Myron Magnet: Though we are true free marketers, we are not libertarians, because we share the Founding Fathers’ belief that men are reasoning rather than reasonable creatures, with complex motives that ensure that even in business, men don’t always pursue their rational self-interest, and certainly not the long-term rational interest of their city or nation. Though we are full-throated fans of business, we hate crony capitalism, which in our state, with its two legislative leaders currently on trial for bribery and corruption, is a way of life. While we believe in free trade and the free movement of capital, we are more skeptical about the free movement of labor, since we believe that one pair of hands is not interchangeable with another, for those hands are attached to a head, a heart, a skill set, and a culture. Especially now that we have a giant welfare state and little agreement about what kind of culture we’d like immigrants to assimilate to, we’d like to choose our immigrants based on how they and their children can add to the wealth and well-being of the nation, to become creators of prosperity rather than dependents. And since we are not based in Washington, we are willing to examine and question every orthodoxy and consider every new policy idea, whether or not it has a realistic chance of passing into law now. Moreover, some of us belong to the “question authority” generation, and started out to the left of center. So we know that experience has changed our views–which makes us take nothing for granted and question everything, even our own assumptions.

Power Line: I love the magazine’s cultural coverage. Conservatives seem to be on the losing end of the culture wars. What have you sought to do with your cultural coverage?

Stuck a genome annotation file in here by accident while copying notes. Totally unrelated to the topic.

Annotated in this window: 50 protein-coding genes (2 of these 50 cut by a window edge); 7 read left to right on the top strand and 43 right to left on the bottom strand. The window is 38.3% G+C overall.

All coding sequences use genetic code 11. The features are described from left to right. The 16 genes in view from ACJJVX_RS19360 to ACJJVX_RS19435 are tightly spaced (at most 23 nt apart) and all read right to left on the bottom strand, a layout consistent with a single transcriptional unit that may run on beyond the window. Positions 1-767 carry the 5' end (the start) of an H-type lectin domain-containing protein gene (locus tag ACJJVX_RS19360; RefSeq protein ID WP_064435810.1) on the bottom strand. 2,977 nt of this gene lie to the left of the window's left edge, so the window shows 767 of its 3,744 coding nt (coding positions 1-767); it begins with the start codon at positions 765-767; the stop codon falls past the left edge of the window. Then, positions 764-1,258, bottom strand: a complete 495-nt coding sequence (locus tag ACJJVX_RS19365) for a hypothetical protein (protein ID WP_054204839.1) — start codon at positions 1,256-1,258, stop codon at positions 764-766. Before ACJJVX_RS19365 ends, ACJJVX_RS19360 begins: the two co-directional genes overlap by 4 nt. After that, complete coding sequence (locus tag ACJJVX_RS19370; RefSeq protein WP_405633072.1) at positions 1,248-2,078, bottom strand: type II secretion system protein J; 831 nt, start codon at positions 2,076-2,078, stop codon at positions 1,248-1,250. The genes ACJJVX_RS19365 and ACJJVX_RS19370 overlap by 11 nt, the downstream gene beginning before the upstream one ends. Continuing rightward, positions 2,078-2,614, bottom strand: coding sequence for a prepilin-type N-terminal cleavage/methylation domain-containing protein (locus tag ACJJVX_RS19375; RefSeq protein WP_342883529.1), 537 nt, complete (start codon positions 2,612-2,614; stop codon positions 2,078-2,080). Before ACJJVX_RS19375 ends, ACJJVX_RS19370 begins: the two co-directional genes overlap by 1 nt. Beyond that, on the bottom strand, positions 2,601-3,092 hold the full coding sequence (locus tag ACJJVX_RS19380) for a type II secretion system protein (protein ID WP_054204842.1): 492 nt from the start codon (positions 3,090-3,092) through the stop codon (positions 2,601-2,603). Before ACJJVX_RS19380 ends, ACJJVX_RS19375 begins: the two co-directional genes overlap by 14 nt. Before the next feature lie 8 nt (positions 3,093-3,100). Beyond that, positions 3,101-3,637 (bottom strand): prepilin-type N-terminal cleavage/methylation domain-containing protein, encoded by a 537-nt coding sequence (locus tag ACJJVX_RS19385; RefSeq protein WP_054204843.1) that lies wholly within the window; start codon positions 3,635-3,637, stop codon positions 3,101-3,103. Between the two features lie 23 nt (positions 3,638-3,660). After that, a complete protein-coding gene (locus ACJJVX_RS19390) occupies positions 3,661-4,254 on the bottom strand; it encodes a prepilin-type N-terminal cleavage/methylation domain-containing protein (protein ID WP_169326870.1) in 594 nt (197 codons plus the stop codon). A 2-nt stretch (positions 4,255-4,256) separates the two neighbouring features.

Myron Magnet: We believe that culture–ideas, beliefs, ideals, loyalties, and mores–shape a nation more powerfully than political or social policies, which are themselves originally shaped by culture. So we have devoted a lot of attention to how to strengthen families, how to raise and educate children to succeed, how sexual mores are changing both for good and for ill. Literature, television, journalism, entertainment, of the past as well as the present–all these are transmitters and shapers of culture, so we examine them seriously, if sometimes a little lightheartedly. And sometimes censoriously: does gangsta rap do anything to uplift the urban underclass, or does it degrade it? We’d prefer a culture that nurtures every imaginable variety of human excellence. That’s what the ideal city, a theater of talent and ambition, is for.
As we are at base an urban-policy magazine, we take very seriously Winston Churchill’s profound observation, which has everything to do with cities: “We shape our buildings, and then our buildings shape us.” So we are passionate about architecture, resolutely opposed to those modernist and postmodernist starchitects who believe that buildings are machines for living rather than enhancements of humanity. For them, people are interchangeable cogs or ants in an ant colony, not humans with souls.

Our belief in the primacy of culture made us perhaps the first conservative magazine to express deep skepticism of the Bush administration’s “freedom agenda” in Iraq, much as we supported President Bush and the war. You can’t make democratic republicans out of tribal people with fanatical religious hatreds against one another and the rest of the world. America’s democratic liberty is an immense cultural achievement, centuries in the making.